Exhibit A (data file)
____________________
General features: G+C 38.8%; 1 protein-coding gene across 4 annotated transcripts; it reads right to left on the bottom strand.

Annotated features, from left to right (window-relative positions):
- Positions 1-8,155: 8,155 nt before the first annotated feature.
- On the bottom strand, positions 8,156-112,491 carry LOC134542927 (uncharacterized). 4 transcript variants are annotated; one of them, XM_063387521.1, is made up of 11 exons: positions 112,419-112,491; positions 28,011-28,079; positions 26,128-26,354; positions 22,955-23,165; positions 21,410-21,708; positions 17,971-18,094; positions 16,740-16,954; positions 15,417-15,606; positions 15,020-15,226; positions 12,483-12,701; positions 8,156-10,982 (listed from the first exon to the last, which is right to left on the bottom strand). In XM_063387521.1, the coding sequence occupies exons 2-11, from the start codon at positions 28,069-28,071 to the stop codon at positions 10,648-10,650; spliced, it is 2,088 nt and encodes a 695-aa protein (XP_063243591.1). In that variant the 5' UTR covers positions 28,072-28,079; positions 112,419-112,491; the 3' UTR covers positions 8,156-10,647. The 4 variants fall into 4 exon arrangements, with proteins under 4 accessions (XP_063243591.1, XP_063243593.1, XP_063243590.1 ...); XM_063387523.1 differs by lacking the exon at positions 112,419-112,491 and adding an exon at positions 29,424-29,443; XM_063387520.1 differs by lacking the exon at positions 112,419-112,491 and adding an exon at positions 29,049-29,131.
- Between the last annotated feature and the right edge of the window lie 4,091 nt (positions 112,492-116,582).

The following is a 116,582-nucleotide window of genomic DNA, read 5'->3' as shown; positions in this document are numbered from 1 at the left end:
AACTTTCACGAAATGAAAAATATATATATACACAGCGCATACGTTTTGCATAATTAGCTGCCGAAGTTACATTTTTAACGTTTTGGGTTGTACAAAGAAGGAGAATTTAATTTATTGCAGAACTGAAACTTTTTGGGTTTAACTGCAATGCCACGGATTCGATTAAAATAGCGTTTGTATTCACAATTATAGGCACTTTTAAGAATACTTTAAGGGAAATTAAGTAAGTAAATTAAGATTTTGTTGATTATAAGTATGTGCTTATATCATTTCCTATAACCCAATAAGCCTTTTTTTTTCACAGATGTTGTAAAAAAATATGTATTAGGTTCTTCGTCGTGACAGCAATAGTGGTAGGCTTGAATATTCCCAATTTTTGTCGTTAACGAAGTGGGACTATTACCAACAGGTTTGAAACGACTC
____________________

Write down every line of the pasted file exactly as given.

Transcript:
General features: G+C 38.8%; 1 protein-coding gene across 4 annotated transcripts; it reads right to left on the bottom strand.

Annotated features, from left to right (window-relative positions):
- Positions 1-8,155: 8,155 nt before the first annotated feature.
- On the bottom strand, positions 8,156-112,491 carry LOC134542927 (uncharacterized). 4 transcript variants are annotated; one of them, XM_063387521.1, is made up of 11 exons: positions 112,419-112,491; positions 28,011-28,079; positions 26,128-26,354; positions 22,955-23,165; positions 21,410-21,708; positions 17,971-18,094; positions 16,740-16,954; positions 15,417-15,606; positions 15,020-15,226; positions 12,483-12,701; positions 8,156-10,982 (listed from the first exon to the last, which is right to left on the bottom strand). In XM_063387521.1, the coding sequence occupies exons 2-11, from the start codon at positions 28,069-28,071 to the stop codon at positions 10,648-10,650; spliced, it is 2,088 nt and encodes a 695-aa protein (XP_063243591.1). In that variant the 5' UTR covers positions 28,072-28,079; positions 112,419-112,491; the 3' UTR covers positions 8,156-10,647. The 4 variants fall into 4 exon arrangements, with proteins under 4 accessions (XP_063243591.1, XP_063243593.1, XP_063243590.1 ...); XM_063387523.1 differs by lacking the exon at positions 112,419-112,491 and adding an exon at positions 29,424-29,443; XM_063387520.1 differs by lacking the exon at positions 112,419-112,491 and adding an exon at positions 29,049-29,131.
- Between the last annotated feature and the right edge of the window lie 4,091 nt (positions 112,492-116,582).

The following is a 116,582-nucleotide window of genomic DNA, read 5'->3' as shown; positions in this document are numbered from 1 at the left end:
AACTTTCACGAAATGAAAAATATATATATACACAGCGCATACGTTTTGCATAATTAGCTGCCGAAGTTACATTTTTAACGTTTTGGGTTGTACAAAGAAGGAGAATTTAATTTATTGCAGAACTGAAACTTTTTGGGTTTAACTGCAATGCCACGGATTCGATTAAAATAGCGTTTGTATTCACAATTATAGGCACTTTTAAGAATACTTTAAGGGAAATTAAGTAAGTAAATTAAGATTTTGTTGATTATAAGTATGTGCTTATATCATTTCCTATAACCCAATAAGCCTTTTTTTTTCACAGATGTTGTAAAAAAATATGTATTAGGTTCTTCGTCGTGACAGCAATAGTGGTAGGCTTGAATATTCCCAATTTTTGTCGTTAACGAAGTGGGACTATTACCAACAGGTTTGAAACGACTC